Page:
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 Exclusion vs. Trapping

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VS Ryan
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Age : 36
Location : Niceville, FL

PostSubject: Exclusion vs. Trapping   Mon Mar 01, 2010 8:08 pm

Pest bird exclusion is a bit of a controversial topic for me and other nuisance wildlife professionals around the country. By using exclusion products successfully you are in essence intentionally relocating the target species. If the target happens to be one of the three unprotected invasive species you have basically contributed to the problem as opposed to helping solve it.

When you exclude these birds you are forcing them to take up homes somewhere else. A couple of things can happen when you do this:

1. The birds can split up and begin completely new colonies in different areas which will spread the population out among the community quickly.

2. The colony/colonies will undoubtedly move to people’s homes or businesses where people may not know that these birds are a problem or simply may not care, thus eliminating an opportunity to decrease the overall population.

Both of these things are undesirable situations and one or both of things will always be the result of proper exclusion methods (if done improperly the birds will remain in the same place, often nesting right on top of your exclusion equipment). That being said, there are some occasions when exclusion is an acceptable for of area control.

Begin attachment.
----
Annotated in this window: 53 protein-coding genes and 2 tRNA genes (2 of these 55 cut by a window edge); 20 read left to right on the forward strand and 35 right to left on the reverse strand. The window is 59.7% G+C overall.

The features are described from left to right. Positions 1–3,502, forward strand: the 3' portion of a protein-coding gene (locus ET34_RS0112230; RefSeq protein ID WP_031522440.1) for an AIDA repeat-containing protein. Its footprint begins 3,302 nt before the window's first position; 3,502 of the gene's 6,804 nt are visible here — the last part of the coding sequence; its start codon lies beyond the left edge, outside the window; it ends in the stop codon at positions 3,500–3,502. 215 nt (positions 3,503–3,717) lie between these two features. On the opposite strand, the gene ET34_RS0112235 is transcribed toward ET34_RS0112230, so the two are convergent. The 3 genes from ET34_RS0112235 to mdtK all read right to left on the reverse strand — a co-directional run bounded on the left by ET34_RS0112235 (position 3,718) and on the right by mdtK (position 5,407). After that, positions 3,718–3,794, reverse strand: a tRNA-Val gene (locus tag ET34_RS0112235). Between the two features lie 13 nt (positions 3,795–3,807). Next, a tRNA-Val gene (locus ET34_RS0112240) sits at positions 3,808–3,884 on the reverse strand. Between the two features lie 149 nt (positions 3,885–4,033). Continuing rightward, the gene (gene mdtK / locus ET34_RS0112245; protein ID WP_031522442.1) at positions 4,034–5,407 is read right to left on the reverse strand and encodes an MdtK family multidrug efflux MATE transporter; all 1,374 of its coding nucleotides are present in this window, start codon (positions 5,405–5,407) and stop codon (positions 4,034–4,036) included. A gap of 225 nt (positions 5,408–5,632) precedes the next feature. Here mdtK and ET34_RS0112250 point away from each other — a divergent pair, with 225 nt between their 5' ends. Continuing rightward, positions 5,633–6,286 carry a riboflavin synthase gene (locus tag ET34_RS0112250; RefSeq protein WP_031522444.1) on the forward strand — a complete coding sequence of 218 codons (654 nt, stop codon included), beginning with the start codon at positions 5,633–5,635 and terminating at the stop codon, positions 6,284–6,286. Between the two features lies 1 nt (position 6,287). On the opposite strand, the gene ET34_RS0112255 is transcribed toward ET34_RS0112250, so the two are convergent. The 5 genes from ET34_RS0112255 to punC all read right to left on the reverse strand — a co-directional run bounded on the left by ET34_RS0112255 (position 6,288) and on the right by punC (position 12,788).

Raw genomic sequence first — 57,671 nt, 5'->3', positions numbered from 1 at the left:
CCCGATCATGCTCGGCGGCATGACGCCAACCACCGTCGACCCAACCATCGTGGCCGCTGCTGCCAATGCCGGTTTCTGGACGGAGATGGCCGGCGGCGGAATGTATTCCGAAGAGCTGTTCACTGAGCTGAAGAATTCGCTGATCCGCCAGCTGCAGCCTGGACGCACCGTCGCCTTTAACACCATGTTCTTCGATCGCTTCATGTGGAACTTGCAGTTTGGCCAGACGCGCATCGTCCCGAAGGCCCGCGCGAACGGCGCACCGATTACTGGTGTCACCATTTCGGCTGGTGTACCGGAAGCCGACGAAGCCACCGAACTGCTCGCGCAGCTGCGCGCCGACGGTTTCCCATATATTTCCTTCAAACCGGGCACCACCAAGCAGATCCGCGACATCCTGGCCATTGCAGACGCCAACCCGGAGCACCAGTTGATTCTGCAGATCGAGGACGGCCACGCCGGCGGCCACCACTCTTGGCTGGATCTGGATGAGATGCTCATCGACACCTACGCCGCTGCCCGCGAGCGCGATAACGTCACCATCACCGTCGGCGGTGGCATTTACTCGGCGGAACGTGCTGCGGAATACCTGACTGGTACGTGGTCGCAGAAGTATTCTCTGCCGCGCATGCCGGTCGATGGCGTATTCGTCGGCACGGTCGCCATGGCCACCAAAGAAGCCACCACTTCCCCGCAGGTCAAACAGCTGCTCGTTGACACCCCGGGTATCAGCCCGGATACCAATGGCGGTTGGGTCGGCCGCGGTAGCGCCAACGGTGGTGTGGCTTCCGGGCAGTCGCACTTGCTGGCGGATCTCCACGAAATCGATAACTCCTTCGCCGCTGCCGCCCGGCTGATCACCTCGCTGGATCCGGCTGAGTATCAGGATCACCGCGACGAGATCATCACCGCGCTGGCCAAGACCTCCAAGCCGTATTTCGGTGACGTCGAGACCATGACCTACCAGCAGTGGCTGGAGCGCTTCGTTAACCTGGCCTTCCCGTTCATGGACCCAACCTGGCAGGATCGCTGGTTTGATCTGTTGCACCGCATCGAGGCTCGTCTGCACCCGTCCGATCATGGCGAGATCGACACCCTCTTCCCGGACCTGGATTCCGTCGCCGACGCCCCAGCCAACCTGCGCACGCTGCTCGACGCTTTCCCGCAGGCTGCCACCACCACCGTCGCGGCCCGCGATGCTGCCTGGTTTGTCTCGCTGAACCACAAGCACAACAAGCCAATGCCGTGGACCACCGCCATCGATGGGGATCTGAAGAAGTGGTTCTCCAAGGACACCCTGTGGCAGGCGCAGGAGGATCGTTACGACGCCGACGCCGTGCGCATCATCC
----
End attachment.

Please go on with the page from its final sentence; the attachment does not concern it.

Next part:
If these birds take up residence in businesses or apartment complexes and have a high volume of nest sites within the structures there are problems with health and safety involved. The nests are fire hazards, so much so that they are used as tinder bundles when starting fires in wilderness survival situations. The nests almost always house mites which will eventually find their way into the homes or businesses that they are built on. In addition, there is a minor chance that people can develop respiratory irritation from the fecal matter left from these species. In this case it is better to relocate the birds for the health and safety of the people.

Remember, people always come first. One good solution to the down sides of exclusion is to educate the public. Most people have no idea about the problems caused by sparrows so they don’t do anything about it. If you find yourself with no other option than to exclude, take a few minutes and inform the residents around the exclusion site. Who knows, you might get an invitation to trap at their place!

Here is the company that I use for my bird control products in my business:

http://www.birdbarrier.com/

If you have any questions about the use of specific equipment or their effectiveness ask away. Oh yea, STOP PUTTING PLASTIC OWLS EVERYWHERE! They don’t work, if you think they do I will be more than happy to send you pictures of birds on them or sitting next to them.

Next time somebody tells you to exclude rather than trap try explaining this to them.
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VS Ryan
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Posts : 183
Join date : 2010-02-07
Age : 36
Location : Niceville, FL

PostSubject: Re: Exclusion vs. Trapping   Mon Mar 01, 2010 8:13 pm

Here is an example of a good time to exclude. These birds took up space at a medical facility. The risk of disease from most birds is minimal, but if you or your family are sick this is no place to take chances.

http://www.birdbarrier.com/store/pages.asp?p=s3net
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